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An electric motor that’s ditched the rare earth materials

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Political battles over rare earth materials — which are crucial for many energy components, like lighting, batteries and motors — have spawned efforts to create technologies free of these materials. A startup called HEVT (or Hybrid Electric Vehicle Technologies), which recently won the national Cleantech competition, has developed a rare earth-free electrical motor and is looking to deliver its technology to market first in electric bicycles.

The Chicago-based company has engineered a high-performance “switched reluctance motor” and says it has solved the noise and vibration problem that has crippled efforts in the past to commercialize it, according to Heidi Lubin, CEO of HEVT. The motor presents an alternative to conventional induction and magnet motors, which require rare earth elements that can be hard to secure.

The term “rare earth” is something of a misnomer because of many rare earth elements are actually abundant in the Earth’s crust. Seventeen elements are classified as rare earths, the USGS says. But these materials are less likely to become concentrated deposits like other common metals and are generally difficult to mine at a commercial scale, so they have largely come from only a handful of sources.

China provides an abundant and cheap supply of these rare earth materials partly because its production is a by-product of iron mining. In fact, China is the world’s largest producer of rare earth elements, and its past effort to impose restrictions on exports stirred an outcry from countries such as the U.S. and Japan. China eased the export restriction this past summer, but that move didn’t damper concerns about the country’s tight grip on the materials, which also are used for making wind turbines, LED lighting and other green tech products.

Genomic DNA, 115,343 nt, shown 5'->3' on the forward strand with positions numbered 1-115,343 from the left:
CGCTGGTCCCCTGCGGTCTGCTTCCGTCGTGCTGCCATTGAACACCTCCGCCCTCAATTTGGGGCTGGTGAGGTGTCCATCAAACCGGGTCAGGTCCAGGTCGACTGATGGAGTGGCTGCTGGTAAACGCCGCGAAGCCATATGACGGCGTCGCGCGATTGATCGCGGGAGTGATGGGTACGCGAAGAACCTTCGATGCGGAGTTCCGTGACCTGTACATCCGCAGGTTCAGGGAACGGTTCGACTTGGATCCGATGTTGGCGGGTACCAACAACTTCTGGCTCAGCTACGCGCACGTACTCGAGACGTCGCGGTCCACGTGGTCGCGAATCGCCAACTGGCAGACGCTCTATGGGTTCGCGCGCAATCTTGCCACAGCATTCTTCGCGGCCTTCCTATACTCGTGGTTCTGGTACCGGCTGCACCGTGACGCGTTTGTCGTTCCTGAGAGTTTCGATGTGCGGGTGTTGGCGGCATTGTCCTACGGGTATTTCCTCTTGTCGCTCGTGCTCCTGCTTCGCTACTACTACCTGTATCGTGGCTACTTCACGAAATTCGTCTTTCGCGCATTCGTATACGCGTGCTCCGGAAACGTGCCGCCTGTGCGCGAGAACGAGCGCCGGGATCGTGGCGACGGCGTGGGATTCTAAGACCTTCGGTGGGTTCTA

The U.S. Department of Energy has funded projects to develop materials and components that won’t need rare earth elements. HEVT is part of a team, led by the University of Texas at Dallas, to design a switch reluctance motor with nearly  $3 million from the DOE’s ARPA-E program. Rare earth mining and processing also can be environmentally unfriendly.

HEVT was founded in 2005 within the Illinois Institute of Technology to target electric hybrids and plug-in electric cars and trucks. But that market is hard to crack. The pace of electric car adoption hasn’t taken off as quickly as some proponents would’ve liked to see, and some battery makers in particular have had trouble meeting their sales projections. So HEVT wants to tackle the more established electric bicycle market first.

“One of the reasons we like the electric bike market is because it’s a high-volume, high-churn market, so that we can reach scale quickly,” Lubin said.

Lubin says the startup has signed purchase orders and letters of intent from customers for up to 7,000 units of its electric motors, though she declined to disclose the customers’ names. HEVT, which will hire manufacturers to make its motors, is counting on these early customers to help it scale up production. Production will be critical for cutting costs and compete effectively with makers of magnet motors. Once the company hits the 10,000-unit goal, said Lubin, then it will be able to reduce its production costs significantly.

To crank up production, the company will need money. HEVT wants to raise a $5 million series A and hopes its newly minted title as the winner of the Cleantech Open will help its fundraising effort. The startup won $250,000 in the competition.